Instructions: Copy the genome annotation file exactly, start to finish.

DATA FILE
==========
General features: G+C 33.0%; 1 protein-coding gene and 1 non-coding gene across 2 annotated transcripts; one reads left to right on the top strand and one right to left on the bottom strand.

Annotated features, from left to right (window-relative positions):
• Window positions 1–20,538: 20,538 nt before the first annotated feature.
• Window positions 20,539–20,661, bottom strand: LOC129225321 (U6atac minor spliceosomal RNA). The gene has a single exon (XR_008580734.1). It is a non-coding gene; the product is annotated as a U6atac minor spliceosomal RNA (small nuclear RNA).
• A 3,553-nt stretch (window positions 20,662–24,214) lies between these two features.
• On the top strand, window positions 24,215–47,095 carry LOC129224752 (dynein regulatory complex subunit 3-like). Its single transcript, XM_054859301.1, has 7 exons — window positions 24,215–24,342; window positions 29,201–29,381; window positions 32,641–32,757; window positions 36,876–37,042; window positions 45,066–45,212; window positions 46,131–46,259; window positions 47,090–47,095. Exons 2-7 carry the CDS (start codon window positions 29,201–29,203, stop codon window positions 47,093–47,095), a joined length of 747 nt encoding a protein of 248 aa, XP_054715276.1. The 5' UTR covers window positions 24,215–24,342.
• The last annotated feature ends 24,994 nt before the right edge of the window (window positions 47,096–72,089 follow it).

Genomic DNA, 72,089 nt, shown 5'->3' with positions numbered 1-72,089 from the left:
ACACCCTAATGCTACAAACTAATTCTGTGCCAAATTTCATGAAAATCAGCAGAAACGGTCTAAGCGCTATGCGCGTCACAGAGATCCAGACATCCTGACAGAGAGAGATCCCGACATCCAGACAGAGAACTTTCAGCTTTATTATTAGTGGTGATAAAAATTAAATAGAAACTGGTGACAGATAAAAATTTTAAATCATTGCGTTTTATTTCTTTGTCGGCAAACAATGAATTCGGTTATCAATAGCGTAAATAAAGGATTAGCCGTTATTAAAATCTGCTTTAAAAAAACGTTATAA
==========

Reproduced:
General features: G+C 33.0%; 1 protein-coding gene and 1 non-coding gene across 2 annotated transcripts; one reads left to right on the top strand and one right to left on the bottom strand.

Annotated features, from left to right (window-relative positions):
• Window positions 1–20,538: 20,538 nt before the first annotated feature.
• Window positions 20,539–20,661, bottom strand: LOC129225321 (U6atac minor spliceosomal RNA). The gene has a single exon (XR_008580734.1). It is a non-coding gene; the product is annotated as a U6atac minor spliceosomal RNA (small nuclear RNA).
• A 3,553-nt stretch (window positions 20,662–24,214) lies between these two features.
• On the top strand, window positions 24,215–47,095 carry LOC129224752 (dynein regulatory complex subunit 3-like). Its single transcript, XM_054859301.1, has 7 exons — window positions 24,215–24,342; window positions 29,201–29,381; window positions 32,641–32,757; window positions 36,876–37,042; window positions 45,066–45,212; window positions 46,131–46,259; window positions 47,090–47,095. Exons 2-7 carry the CDS (start codon window positions 29,201–29,203, stop codon window positions 47,093–47,095), a joined length of 747 nt encoding a protein of 248 aa, XP_054715276.1. The 5' UTR covers window positions 24,215–24,342.
• The last annotated feature ends 24,994 nt before the right edge of the window (window positions 47,096–72,089 follow it).

Genomic DNA, 72,089 nt, shown 5'->3' with positions numbered 1-72,089 from the left:
ACACCCTAATGCTACAAACTAATTCTGTGCCAAATTTCATGAAAATCAGCAGAAACGGTCTAAGCGCTATGCGCGTCACAGAGATCCAGACATCCTGACAGAGAGAGATCCCGACATCCAGACAGAGAACTTTCAGCTTTATTATTAGTGGTGATAAAAATTAAATAGAAACTGGTGACAGATAAAAATTTTAAATCATTGCGTTTTATTTCTTTGTCGGCAAACAATGAATTCGGTTATCAATAGCGTAAATAAAGGATTAGCCGTTATTAAAATCTGCTTTAAAAAAACGTTATAA